The Weekend Post - Cairns Eye - - Front Page -

Taste­less toma­toes will soon be a thing of the past with new tech­nol­ogy and breed­ing to bring you fat plump trussed fruit, and oth­ers that you can plant for a per­fect crop.

The old field-grown va­ri­ety, Grosse Lisse Ly­cop­er­si­con es­cu­len­tum, is known to be picked green and gassed to give colour. Hence you get a to­mato that holds up well post-har­vest and can last long dis­tances to fin­ish up at the su­per­mar­ket.

I don’t know about you but I don’t like my toma­toes that crunch, es­pe­cially when you look at them and think “Can’t wait to sink my teeth into that” and find it is al­most the tex­ture of an ap­ple.

Toma­toes that are re­ferred to as “truss” re­fer mostly to the num­ber of fruit that ap­pear on truss (branch) of the plant. Su­per­mar­ket “truss” toma­toes is also the tech­nique of grow­ing toma­toes un­der cover in a sub­strate (soil) of well drained gran­u­lar soil that is reg­u­larly fed with a hy­dro­ponic mix. Truss toma­toes are soar­ing well past any other to­mato sales at su­per­mar­kets.

Take a look on Google Earth and see just how much of South­ern Spain is ded­i­cated to glasshouse truss toma­toes that are fed by hy­dro­pon­ics.

Home­grown al­ways has a flavour of its own. The fresh smell of to­mato leaves and the touch of the vines is all part of the ex­pe­ri­ence.

Grosse Lisse is the old Aus­tralian salad favourite and will grow to about 2.5m. Roma, the egg-shaped to­mato is a bit hardier and more of a shrub or bush to­mato and will grow well in a pot and doesn’t need as much stak­ing as oth­ers.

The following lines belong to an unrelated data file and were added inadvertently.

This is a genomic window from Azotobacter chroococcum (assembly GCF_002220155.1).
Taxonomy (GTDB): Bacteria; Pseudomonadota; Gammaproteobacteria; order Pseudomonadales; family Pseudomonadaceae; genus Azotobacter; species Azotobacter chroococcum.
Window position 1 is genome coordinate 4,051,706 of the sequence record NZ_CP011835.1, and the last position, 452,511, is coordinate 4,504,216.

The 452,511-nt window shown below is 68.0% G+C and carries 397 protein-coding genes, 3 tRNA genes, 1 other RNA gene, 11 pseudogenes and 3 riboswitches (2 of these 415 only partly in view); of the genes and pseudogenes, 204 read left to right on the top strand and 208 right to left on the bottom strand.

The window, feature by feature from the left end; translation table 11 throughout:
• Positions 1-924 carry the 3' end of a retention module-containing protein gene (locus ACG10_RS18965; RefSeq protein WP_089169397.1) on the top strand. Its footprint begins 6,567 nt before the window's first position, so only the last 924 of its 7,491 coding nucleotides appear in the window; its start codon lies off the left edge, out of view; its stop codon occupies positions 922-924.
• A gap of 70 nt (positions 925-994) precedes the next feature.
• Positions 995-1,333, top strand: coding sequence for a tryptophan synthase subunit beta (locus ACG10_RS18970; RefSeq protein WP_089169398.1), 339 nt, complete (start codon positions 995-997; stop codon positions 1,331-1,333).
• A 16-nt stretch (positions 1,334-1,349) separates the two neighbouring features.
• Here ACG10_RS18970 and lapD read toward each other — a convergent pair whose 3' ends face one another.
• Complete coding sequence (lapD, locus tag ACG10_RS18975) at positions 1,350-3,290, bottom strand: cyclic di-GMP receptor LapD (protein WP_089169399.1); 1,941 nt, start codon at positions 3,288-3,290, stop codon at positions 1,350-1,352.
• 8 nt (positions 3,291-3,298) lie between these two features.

If you like the burst in your mouth of a cherry to­mato, try Sweet Grape Ly­cop­er­si­con es­cu­len­tum or the easy-to-grow cherry Tom Thumb, which is as peren­nial as grass and takes so lit­tle ef­fort to eat a hand­ful off the bush. Give toma­toes plenty of food. Cul­ti­vate the soil be­fore if you are ground grow­ing, or use a qual­ity pot­ting mix for a container, add blood and bone, sea­weed and fish fer­tiliser then and af­ter.

Don’t be stingy with the pot size if you want a court­yard plant as toma­toes like some space in the soil to grow well. Use a pot about 400mm in di­am­e­ter. Re­moval of some of the side shoots isn’t nec­es­sary and is sim­ply done for the rea­son that the weight of the fruit can dam­age the bush and to keep some air go­ing around the leaves.

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